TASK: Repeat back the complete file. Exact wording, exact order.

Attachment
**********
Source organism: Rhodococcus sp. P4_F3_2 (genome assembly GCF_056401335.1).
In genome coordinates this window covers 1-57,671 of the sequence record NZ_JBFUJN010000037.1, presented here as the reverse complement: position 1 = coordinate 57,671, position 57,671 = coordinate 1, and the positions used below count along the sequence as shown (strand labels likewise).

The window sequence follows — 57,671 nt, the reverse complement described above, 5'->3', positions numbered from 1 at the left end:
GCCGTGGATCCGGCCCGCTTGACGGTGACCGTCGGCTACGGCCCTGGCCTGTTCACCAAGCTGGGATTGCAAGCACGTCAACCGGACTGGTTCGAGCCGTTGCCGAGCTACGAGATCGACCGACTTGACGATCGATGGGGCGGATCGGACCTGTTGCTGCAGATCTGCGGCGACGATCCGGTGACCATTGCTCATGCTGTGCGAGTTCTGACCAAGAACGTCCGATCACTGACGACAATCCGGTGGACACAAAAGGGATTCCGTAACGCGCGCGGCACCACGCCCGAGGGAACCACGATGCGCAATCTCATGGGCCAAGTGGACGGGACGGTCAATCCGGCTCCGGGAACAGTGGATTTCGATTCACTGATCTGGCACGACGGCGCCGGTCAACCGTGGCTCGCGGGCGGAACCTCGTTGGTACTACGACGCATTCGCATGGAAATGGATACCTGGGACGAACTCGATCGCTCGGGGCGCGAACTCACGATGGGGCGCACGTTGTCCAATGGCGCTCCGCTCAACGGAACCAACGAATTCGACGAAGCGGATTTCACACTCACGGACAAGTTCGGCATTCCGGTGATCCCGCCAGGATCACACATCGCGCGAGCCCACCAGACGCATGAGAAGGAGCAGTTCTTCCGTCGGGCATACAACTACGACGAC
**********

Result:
Source organism: Rhodococcus sp. P4_F3_2 (genome assembly GCF_056401335.1).
In genome coordinates this window covers 1-57,671 of the sequence record NZ_JBFUJN010000037.1, presented here as the reverse complement: position 1 = coordinate 57,671, position 57,671 = coordinate 1, and the positions used below count along the sequence as shown (strand labels likewise).

The window sequence follows — 57,671 nt, the reverse complement described above, 5'->3', positions numbered from 1 at the left end:
GCCGTGGATCCGGCCCGCTTGACGGTGACCGTCGGCTACGGCCCTGGCCTGTTCACCAAGCTGGGATTGCAAGCACGTCAACCGGACTGGTTCGAGCCGTTGCCGAGCTACGAGATCGACCGACTTGACGATCGATGGGGCGGATCGGACCTGTTGCTGCAGATCTGCGGCGACGATCCGGTGACCATTGCTCATGCTGTGCGAGTTCTGACCAAGAACGTCCGATCACTGACGACAATCCGGTGGACACAAAAGGGATTCCGTAACGCGCGCGGCACCACGCCCGAGGGAACCACGATGCGCAATCTCATGGGCCAAGTGGACGGGACGGTCAATCCGGCTCCGGGAACAGTGGATTTCGATTCACTGATCTGGCACGACGGCGCCGGTCAACCGTGGCTCGCGGGCGGAACCTCGTTGGTACTACGACGCATTCGCATGGAAATGGATACCTGGGACGAACTCGATCGCTCGGGGCGCGAACTCACGATGGGGCGCACGTTGTCCAATGGCGCTCCGCTCAACGGAACCAACGAATTCGACGAAGCGGATTTCACACTCACGGACAAGTTCGGCATTCCGGTGATCCCGCCAGGATCACACATCGCGCGAGCCCACCAGACGCATGAGAAGGAGCAGTTCTTCCGTCGGGCATACAACTACGACGAC